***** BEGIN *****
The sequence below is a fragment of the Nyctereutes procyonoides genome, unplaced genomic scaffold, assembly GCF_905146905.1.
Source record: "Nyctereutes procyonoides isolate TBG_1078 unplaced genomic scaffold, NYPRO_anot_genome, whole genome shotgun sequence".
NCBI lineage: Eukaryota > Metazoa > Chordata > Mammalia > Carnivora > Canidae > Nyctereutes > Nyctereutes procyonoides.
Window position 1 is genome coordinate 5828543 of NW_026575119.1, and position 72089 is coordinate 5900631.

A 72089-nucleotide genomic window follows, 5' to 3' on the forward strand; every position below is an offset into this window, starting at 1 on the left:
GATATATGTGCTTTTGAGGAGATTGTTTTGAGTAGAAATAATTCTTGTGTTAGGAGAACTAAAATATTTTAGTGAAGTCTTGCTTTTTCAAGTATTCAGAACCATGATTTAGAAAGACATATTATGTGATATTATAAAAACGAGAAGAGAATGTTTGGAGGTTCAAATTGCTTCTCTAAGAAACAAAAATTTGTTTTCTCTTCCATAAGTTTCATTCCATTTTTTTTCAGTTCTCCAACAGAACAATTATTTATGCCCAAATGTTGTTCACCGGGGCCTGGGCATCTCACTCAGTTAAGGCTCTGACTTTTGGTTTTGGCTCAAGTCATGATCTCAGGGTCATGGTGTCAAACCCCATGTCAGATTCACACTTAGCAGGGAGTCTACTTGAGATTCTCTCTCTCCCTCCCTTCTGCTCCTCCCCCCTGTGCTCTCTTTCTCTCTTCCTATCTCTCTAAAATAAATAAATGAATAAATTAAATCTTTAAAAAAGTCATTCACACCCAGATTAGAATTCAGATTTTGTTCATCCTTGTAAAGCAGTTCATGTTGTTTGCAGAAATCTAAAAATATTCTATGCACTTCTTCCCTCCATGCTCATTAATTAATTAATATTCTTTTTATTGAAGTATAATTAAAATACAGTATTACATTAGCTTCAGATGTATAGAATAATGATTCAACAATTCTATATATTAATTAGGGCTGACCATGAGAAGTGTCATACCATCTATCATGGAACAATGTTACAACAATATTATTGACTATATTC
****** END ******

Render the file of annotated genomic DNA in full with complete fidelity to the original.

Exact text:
The sequence below is a fragment of the Nyctereutes procyonoides genome, unplaced genomic scaffold, assembly GCF_905146905.1.
Source record: "Nyctereutes procyonoides isolate TBG_1078 unplaced genomic scaffold, NYPRO_anot_genome, whole genome shotgun sequence".
NCBI lineage: Eukaryota > Metazoa > Chordata > Mammalia > Carnivora > Canidae > Nyctereutes > Nyctereutes procyonoides.
Window position 1 is genome coordinate 5828543 of NW_026575119.1, and position 72089 is coordinate 5900631.

A 72089-nucleotide genomic window follows, 5' to 3' on the forward strand; every position below is an offset into this window, starting at 1 on the left:
GATATATGTGCTTTTGAGGAGATTGTTTTGAGTAGAAATAATTCTTGTGTTAGGAGAACTAAAATATTTTAGTGAAGTCTTGCTTTTTCAAGTATTCAGAACCATGATTTAGAAAGACATATTATGTGATATTATAAAAACGAGAAGAGAATGTTTGGAGGTTCAAATTGCTTCTCTAAGAAACAAAAATTTGTTTTCTCTTCCATAAGTTTCATTCCATTTTTTTTCAGTTCTCCAACAGAACAATTATTTATGCCCAAATGTTGTTCACCGGGGCCTGGGCATCTCACTCAGTTAAGGCTCTGACTTTTGGTTTTGGCTCAAGTCATGATCTCAGGGTCATGGTGTCAAACCCCATGTCAGATTCACACTTAGCAGGGAGTCTACTTGAGATTCTCTCTCTCCCTCCCTTCTGCTCCTCCCCCCTGTGCTCTCTTTCTCTCTTCCTATCTCTCTAAAATAAATAAATGAATAAATTAAATCTTTAAAAAAGTCATTCACACCCAGATTAGAATTCAGATTTTGTTCATCCTTGTAAAGCAGTTCATGTTGTTTGCAGAAATCTAAAAATATTCTATGCACTTCTTCCCTCCATGCTCATTAATTAATTAATATTCTTTTTATTGAAGTATAATTAAAATACAGTATTACATTAGCTTCAGATGTATAGAATAATGATTCAACAATTCTATATATTAATTAGGGCTGACCATGAGAAGTGTCATACCATCTATCATGGAACAATGTTACAACAATATTATTGACTATATTC